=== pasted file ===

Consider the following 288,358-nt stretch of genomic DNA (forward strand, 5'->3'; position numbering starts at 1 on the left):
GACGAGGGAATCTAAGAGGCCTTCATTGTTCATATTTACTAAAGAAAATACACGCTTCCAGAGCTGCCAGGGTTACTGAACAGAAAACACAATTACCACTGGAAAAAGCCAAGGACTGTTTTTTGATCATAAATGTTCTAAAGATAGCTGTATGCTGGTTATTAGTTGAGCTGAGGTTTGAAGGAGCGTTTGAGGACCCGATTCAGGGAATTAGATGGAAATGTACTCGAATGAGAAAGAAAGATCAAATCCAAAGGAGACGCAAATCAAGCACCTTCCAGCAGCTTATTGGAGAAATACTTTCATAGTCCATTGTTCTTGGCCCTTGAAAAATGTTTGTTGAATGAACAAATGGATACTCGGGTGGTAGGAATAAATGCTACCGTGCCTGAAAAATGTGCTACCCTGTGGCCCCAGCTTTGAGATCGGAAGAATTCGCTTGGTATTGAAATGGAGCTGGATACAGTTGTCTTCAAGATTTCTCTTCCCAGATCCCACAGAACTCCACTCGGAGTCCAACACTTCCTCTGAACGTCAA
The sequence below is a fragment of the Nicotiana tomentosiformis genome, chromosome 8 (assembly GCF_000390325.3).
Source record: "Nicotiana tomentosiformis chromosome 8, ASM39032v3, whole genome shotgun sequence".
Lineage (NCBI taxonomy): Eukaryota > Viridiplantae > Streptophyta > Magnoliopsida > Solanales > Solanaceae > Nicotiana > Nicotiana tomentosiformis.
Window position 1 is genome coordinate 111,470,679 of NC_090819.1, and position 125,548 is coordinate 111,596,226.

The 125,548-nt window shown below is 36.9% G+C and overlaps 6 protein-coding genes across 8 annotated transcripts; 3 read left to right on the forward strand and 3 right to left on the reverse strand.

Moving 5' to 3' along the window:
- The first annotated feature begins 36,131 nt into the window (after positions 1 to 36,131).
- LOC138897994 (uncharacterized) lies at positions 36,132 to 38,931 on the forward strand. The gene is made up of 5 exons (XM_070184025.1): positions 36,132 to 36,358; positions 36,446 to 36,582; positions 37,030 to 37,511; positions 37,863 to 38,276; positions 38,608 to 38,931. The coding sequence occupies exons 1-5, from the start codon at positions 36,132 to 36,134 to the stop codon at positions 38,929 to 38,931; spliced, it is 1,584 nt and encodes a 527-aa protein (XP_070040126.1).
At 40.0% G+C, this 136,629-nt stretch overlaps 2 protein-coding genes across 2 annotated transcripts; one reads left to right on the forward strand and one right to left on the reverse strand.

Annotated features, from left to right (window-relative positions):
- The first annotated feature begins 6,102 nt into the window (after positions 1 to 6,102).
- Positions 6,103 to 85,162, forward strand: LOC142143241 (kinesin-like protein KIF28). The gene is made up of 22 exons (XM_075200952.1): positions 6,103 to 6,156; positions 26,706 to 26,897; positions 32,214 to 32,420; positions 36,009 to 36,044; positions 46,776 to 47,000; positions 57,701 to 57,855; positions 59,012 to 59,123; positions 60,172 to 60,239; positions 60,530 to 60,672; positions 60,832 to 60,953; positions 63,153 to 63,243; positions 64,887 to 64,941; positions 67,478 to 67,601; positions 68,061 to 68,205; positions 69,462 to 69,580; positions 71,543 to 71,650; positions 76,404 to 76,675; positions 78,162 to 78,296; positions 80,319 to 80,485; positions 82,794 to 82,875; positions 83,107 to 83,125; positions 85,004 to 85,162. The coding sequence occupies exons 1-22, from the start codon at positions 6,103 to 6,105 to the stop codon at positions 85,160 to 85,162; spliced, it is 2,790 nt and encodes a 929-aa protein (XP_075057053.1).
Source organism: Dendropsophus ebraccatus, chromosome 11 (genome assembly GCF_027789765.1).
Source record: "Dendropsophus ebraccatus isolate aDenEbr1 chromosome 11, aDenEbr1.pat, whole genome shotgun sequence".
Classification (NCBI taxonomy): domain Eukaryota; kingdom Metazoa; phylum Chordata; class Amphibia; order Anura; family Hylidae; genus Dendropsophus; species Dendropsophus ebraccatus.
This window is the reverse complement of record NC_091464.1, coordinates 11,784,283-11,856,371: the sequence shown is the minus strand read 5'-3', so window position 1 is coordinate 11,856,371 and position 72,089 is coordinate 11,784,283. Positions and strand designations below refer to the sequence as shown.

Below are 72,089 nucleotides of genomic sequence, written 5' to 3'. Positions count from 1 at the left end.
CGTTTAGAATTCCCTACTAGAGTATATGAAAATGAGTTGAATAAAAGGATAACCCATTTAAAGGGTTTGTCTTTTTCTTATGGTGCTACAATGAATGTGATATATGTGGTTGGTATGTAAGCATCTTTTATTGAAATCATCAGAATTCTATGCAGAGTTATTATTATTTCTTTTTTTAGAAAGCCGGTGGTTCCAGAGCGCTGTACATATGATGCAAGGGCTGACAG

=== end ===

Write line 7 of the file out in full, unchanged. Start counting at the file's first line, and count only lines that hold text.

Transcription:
The 125,548-nt window shown below is 36.9% G+C and overlaps 6 protein-coding genes across 8 annotated transcripts; 3 read left to right on the forward strand and 3 right to left on the reverse strand.